7. Facing Challenges: Like any relationship, there will be times when you will be frustrated with your partner and your partner will be of you. The critical thing when things go wrong is to maintain your calm. Have the team get into a habit of doing a ‘Root Cause Analysis (RCA)’ on every error. You can come out ahead every time if you ensure that you never make these mistakes again.
8. Structured Communication: People say over communication is good. But unstructured communication is bad and has been the cause of most project failures. Make sure that you have weekly calls with your partner team. Have people in-house at least once a month. Don’t wait for a crisis to talk to your partner. Have a monthly relationship call with your partner. Remember if this was an internal project you would have met this team at least 5 times more than your partner. The importance of the work does not reduce just because it is now done by a partner.
9. Access and IT support: Have additional access provided to your partners. This will help them train new people, buffer staff, catch up on work when required. You should even push them to have all their internal training happen on your systems. Think about it, it is the best way to make sure that your project is the one that they are most familiar with J! Provide access to your partner so they are able to access your support staff and log in tickets to your IT support teams to take care of their problems in an efficient manner. This will help meet their goals.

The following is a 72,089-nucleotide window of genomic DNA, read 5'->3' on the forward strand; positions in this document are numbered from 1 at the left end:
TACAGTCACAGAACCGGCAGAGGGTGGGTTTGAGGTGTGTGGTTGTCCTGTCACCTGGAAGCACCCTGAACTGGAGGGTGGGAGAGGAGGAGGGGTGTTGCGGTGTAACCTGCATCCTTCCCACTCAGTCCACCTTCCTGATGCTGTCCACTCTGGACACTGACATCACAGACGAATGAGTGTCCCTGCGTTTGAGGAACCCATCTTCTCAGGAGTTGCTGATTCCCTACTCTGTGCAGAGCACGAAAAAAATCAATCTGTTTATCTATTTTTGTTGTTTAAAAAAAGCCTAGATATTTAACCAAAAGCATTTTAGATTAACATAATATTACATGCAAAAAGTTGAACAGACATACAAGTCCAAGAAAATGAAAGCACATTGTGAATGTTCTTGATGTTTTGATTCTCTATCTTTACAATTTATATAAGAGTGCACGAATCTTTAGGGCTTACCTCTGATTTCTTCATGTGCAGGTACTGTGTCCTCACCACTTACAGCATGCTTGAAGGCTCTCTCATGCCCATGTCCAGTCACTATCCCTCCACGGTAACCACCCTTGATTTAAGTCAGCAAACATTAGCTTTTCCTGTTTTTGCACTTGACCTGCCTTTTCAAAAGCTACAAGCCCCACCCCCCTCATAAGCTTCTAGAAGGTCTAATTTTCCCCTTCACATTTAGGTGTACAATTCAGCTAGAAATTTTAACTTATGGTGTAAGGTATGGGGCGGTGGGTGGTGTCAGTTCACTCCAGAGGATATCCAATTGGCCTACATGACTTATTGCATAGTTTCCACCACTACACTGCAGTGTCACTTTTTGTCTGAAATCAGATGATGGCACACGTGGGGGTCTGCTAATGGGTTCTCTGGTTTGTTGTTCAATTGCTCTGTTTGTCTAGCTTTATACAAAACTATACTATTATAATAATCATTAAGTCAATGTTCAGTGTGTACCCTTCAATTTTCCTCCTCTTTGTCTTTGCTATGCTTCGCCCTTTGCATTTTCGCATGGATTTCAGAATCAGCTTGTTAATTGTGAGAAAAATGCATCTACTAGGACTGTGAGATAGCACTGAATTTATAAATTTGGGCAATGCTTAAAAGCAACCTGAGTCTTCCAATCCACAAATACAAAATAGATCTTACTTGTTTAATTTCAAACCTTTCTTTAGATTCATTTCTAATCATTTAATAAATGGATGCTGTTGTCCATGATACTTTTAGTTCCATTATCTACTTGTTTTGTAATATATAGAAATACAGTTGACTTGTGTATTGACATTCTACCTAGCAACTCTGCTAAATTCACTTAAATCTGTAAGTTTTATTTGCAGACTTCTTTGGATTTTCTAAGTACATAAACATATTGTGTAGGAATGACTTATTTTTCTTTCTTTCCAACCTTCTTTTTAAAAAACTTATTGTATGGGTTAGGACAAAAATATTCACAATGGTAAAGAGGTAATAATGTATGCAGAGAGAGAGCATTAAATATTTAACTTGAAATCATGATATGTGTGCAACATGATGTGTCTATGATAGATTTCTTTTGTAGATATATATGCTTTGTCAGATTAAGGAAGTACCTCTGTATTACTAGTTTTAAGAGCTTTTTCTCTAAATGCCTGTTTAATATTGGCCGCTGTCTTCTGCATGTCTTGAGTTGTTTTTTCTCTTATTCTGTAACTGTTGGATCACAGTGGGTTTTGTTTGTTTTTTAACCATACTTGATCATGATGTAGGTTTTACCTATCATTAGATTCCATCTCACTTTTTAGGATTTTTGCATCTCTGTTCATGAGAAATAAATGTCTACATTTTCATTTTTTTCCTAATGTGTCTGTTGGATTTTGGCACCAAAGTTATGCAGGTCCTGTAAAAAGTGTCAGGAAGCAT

10. Service Level Agreements (SLA): Setup the same standards that you have established internally with your partners. Most customers try to set up higher standards with their suppliers than what they had internally. This is a BIG mistake. In the first six months after cut over from your internal operations to partner you should willing to have a slight dip in both quality and timeliness. But after that keep encouraging your partner to improve the standards by 5% every year. You might ask, how do you measure this. Well, that is simple too. Just have a dashboard that is customized to your KRA and measure it every meeting and every interaction.
If have questions about managing any of your partners or your operations please feel free to contact anyone of us at Vantage Agora.
Vantage Agora - About Author:
Harsha Chaturvedi (COO and Founder, Vantage Agora)
As a founder of Vantage Agora, Harsha has been instrumental in the growth of the company since its inception.Harsha has over 20+ years of experience in consulting, running and helping companies and their supply chains worldwide. His work with many companies, has made him a "turnaround expert". Harsha has four worldwide patents in the area of supply chain management.
He holds an MBA from Southern Methodist University (SMD), Dallas, a masters in Computer Science from Louisiana State University (LSU) Baton Rogue, and a bachelors in Engineering from Bangalore University.